Ask it to dispose of Jharkhand thermal unit
Bankers are pushing the debt-laden Adhunik Power and Natural Resources to sell its 540 MW thermal power plant in Jharkhand, a senior banker with knowledge of the discussions told FE. “We have asked the management of Adhunik Power to look for a buyer for the plant since the firm’s financials are very weak,” the banker said.
The Kolkata-headquartered firm is in trouble following the cancellation of its Ganeshpur coal block, which is likely to cause a further deterioration in the firm’s financials since the plant will operate at suboptimal levels. The strain on cash flows, bankers anticipate, will reduce the company’s ability to service its loans.
The firm’s losses widened to Rs 151.08 crore in 2013-14 from Rs 18.57 crore in FY13; its borrowings amount to Rs 3,116 crore, including Rs 2,474 crore of project debt and working capital limits of Rs 694 crore. A report by Brickwork Ratings, which downgraded the ratings, estimates the debt to tangible net worth levels at 4.13 times for FY14.
The State Bank of India-led consortium of around 12 banks had, in November last year, initiated a corrective action plan — under the joint lenders’ forum — since the firm had delayed repayments by more than 60 days. Lenders had extended the firm additional short-term loans of Rs 295 crore. The company did not respond to emails or calls for this story.
The Adhunik Group has interests in steel, mining and power and its flagship firm Adhunik Metaliks is also financially stressed with loans being recast under the corporate debt restructuring (CDR) cell.
Adhunik Power had entered into a memorandum of understanding with the Jharkhand government to set up a 1,080 MW coal-based thermal power plant. Both the units were commissioned in calendar year 2013. The company had been allocated a coal block in Ganeshpur in Jharkand jointly with Tata Steel but lost the mines when the Supreme Court declared that 214 of 218 coal blocks allocated since 1993 were illegal.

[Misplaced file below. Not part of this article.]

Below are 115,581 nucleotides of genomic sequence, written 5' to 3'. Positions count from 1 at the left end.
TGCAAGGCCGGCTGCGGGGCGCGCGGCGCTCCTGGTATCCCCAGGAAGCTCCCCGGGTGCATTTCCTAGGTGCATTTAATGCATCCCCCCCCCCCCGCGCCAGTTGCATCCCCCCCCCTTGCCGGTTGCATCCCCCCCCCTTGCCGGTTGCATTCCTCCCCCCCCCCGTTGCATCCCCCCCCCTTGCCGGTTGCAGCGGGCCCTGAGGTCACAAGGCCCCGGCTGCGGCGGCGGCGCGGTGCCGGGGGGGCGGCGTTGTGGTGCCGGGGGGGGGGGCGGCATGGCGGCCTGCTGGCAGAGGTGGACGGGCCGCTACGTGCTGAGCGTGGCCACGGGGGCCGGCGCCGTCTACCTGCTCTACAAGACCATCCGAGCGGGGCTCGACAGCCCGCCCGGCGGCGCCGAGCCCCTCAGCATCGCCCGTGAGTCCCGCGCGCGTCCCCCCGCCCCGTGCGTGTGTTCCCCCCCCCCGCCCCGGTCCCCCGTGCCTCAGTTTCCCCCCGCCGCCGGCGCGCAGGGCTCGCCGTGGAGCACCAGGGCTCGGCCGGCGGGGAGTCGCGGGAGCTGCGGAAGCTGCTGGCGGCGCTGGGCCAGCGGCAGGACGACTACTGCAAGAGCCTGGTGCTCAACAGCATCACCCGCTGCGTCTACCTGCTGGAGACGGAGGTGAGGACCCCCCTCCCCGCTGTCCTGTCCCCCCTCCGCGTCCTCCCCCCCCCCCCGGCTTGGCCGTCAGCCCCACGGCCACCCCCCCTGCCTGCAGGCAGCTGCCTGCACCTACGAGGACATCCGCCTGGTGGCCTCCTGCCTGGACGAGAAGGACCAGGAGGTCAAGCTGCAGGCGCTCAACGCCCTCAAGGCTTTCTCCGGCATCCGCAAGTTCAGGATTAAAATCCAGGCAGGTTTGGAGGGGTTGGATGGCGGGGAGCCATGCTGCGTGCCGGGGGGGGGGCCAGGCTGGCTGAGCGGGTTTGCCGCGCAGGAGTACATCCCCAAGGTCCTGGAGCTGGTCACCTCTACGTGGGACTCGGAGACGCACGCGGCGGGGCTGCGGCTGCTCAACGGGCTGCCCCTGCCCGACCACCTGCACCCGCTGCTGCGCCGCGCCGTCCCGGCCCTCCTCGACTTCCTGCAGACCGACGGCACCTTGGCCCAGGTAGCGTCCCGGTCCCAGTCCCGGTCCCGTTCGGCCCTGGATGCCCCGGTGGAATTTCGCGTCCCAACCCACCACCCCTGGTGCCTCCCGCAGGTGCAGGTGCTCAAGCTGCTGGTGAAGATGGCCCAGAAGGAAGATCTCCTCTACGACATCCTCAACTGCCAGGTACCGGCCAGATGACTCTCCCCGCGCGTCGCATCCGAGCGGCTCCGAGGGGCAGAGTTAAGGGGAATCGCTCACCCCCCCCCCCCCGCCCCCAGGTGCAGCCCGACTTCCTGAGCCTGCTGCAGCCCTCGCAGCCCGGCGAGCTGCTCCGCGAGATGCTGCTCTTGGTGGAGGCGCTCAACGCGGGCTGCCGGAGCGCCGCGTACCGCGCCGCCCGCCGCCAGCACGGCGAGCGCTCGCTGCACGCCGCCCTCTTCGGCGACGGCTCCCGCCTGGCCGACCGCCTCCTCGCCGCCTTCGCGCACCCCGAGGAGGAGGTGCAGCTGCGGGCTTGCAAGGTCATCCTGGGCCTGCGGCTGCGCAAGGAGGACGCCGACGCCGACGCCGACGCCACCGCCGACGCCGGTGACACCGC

The company has signed power purchase agreements with state-owned electricity distribution companies in Jharkhand, West Bengal and Tamil Nadu. According to the Adhunik Power’s FY14 annual report, it was sourcing coal from Central Coalfields as part of tapering linkage. “Since the linkage coal is meeting our requirement partly, the balance quantity is being sourced from various sources which would include e-auction, import and domestic market,” the company said. The company is also said to have signed a fuel supply agreement to buy coal from Indonesia.
The loss of the captive mine reflects in the fuel costs incurred by the company. In FY13, when both units were commissioned, Adhunik Power had recorded fuel expenses of Rs 45.67 crore, which jumped more than 13 times to Rs 601.24 crore in FY14. Revenues also jumped 11 times, reflecting the commissioning of both units, to Rs 1,052.78 crore in FY14 but finance costs rose sixfold to Rs 351 crore.
The rise in expenses resulted in the net loss widening to Rs 151.08 crore at the end of 2013-14, compared with Rs 18.57 crore in fiscal 2013. In February 2015, Brickwork Ratings downgraded the company’s long -term and short-term credit facilities. Plant efficiency has been on the lower side with the plant load factor for Phase I expected to be around 65% for FY15 and that of Phase I I expected to be lower, the ratings agency noted in a report. The report added that the company’s negative cash flows company have been managed by increasing their term loans offtake.
Adhunik Power’s parent company Adhunik Metaliks is already steeped in debt and was one the last to have its loans restructured by the CDR cell in FY15. Adhunik Metaliks’ debt along with two of its subsidiaries Orissa Manganese & Minerals and Zion Steel was a part of the rehaul package. The steel company had a net debt of Rs 2,552.93 crore at the end of FY14, according to Bloomberg data. Its Q3FY15 net sales stood at Rs 162.36 crore, a fall of 62.5% year-on-year and posted a loss of Rs 116.03 crore compared with a profit of Rs 4.44 crore in the corresponding quarter in FY14. It had posted a net profit of Rs 31 lakh in FY14.
Orissa Manganese & Minerals owns an 80% stake in Adhunik Power, according to the latter’s FY14 annual report. Adhunik Power also has a clutch of private equity investors that have invested in the company.
An ICRA report dated July 2015 said that energy availability is showing an improvement led by generation capacity addition and, as a result, the energy deficit levels remained moderate during FY15. However the power sector continues to face challenges arising out of high fuel supply risks given the large quantum of affected coal-based capacity after the cancellation of coal block allocations by the Supreme Court as well as due to uncertainty over the improvement in domestic gas availability.